WASHINGTON – U.S. President Barack Obama on Tuesday announced a plan to “crack down” on speculation in the crude oil markets to put the brakes on the rise in gasoline prices.
“We can’t afford a situation where speculators artificially manipulate markets by buying up oil, creating the perception of a shortage, and driving prices higher – only to flip the oil for a quick profit,” he said at the White House.
Currently, the average price for a gallon (3.78 liters) of gasoline in the United States is about $4, substantially above the range where it has stood in recent years, and that price increase is like “an additional tax” on consumers, the president said.
The Republicans, in full campaign mode in the runup to the November presidential elections, are accusing the Obama administration of not doing anything to halt the recent rise in the price of gasoline.
The White House says that with this plan, which will be sent to Congress for its approval, the ability of speculators to take advantage – in an unwarranted way – of the volatility in the prices of petroleum will be curtailed.
Obama promised that his government will do everything possible “to ensure that an irresponsible few aren’t able to hurt consumers by illegally manipulating or rigging the energy markets for their own gain.”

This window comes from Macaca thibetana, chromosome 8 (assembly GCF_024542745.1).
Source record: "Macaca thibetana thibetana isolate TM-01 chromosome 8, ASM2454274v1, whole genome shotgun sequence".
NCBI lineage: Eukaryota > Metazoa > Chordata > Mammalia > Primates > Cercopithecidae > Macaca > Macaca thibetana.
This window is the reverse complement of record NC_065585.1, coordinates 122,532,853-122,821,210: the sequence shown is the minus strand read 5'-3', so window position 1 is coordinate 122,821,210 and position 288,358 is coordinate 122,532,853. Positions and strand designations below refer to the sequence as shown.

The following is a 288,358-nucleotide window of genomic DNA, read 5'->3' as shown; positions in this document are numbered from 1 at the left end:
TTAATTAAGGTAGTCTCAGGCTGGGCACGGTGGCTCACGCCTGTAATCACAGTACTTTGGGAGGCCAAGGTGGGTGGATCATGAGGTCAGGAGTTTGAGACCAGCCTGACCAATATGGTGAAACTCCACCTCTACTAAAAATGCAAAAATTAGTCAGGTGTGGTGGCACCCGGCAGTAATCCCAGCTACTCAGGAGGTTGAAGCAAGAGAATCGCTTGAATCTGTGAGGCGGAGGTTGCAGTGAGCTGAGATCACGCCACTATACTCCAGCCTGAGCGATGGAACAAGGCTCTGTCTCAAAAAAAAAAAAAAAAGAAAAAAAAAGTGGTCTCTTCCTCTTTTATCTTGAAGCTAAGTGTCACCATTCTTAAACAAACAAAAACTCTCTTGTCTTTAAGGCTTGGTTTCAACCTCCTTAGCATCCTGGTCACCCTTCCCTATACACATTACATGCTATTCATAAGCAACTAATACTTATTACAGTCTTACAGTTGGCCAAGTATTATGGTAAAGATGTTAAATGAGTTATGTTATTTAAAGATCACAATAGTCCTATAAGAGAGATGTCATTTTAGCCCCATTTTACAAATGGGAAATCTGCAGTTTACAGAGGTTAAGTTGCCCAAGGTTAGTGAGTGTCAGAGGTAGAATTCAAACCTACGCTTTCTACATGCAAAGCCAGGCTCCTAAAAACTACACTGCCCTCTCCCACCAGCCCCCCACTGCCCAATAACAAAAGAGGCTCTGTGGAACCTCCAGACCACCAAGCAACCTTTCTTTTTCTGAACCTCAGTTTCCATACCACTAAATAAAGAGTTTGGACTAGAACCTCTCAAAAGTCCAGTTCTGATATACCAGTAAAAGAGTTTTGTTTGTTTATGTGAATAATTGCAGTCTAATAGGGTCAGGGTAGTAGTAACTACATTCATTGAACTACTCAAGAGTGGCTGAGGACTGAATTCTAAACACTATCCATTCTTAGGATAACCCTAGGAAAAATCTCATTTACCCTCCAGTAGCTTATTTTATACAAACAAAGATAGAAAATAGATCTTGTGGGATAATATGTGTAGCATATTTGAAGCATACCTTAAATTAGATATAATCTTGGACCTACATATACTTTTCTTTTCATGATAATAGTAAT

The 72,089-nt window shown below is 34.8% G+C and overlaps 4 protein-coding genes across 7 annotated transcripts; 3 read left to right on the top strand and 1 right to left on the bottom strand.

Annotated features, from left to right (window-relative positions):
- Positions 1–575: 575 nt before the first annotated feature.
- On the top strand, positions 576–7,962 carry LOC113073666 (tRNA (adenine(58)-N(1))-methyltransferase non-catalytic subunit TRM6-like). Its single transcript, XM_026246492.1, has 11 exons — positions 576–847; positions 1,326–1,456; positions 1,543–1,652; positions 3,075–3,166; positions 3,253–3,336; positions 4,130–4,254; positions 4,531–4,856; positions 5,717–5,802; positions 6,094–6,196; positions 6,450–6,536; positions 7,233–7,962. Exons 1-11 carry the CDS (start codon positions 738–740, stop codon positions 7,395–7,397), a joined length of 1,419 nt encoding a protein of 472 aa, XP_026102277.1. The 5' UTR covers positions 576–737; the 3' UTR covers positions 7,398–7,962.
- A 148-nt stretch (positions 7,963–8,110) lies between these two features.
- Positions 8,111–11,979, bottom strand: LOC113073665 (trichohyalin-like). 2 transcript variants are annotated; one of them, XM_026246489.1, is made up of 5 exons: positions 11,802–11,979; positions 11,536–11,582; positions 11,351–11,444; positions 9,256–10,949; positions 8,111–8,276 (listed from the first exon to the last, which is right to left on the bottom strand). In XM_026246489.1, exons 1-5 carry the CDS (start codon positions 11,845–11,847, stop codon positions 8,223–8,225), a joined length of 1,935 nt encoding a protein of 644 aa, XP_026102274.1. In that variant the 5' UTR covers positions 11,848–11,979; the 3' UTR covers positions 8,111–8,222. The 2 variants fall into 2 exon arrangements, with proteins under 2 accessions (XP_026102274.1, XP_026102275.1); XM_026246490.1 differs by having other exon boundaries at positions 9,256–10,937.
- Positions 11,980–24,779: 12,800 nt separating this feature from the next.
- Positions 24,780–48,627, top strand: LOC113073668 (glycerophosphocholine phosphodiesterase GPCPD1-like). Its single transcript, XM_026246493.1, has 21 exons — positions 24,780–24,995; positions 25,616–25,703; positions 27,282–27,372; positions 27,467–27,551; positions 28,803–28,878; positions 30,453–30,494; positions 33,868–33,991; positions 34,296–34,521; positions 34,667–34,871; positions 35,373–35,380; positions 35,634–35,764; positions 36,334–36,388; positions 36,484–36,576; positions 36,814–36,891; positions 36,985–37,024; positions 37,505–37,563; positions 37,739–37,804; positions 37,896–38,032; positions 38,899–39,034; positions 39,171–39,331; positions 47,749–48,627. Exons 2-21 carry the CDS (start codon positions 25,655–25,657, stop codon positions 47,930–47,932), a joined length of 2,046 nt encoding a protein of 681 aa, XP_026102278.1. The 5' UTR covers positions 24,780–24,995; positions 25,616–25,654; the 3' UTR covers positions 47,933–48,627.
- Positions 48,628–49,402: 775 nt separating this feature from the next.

The initiative presented on Tuesday includes a request for an extra $52 million for the Commodity Futures Trading Commission with the aim of strengthening its monitoring and oversight capabilities.
Also, the initiative includes an increase in civil and criminal sanctions against the manipulation of the petroleum futures markets.
Obama said that those sanctions will be made more severe and will be applied not only for each violation, but also for every day that the illegal practice continues.
In addition, the government intends for the CFTC to raise margin requirements for transactions in the energy markets.
Obama, who once again ascribed the global increase in oil prices to instability in the Middle East and the growing demand for petroleum in countries like China and India, said that there are no “quick fixes” and that none of the measures presented so far are going to cause gasoline prices in the United States to substantially recede overnight.
The United States consumes more than 20 percent of the petroleum used worldwide but possesses only 2 percent of the known global reserves, Obama noted.
Within that framework, the president promised to continue with the energy policy he put into place to try and reduce U.S. dependence on foreign oil, a policy that aims to increase domestic exploration and production and to facilitate the development of alternative clean energy technologies. EFE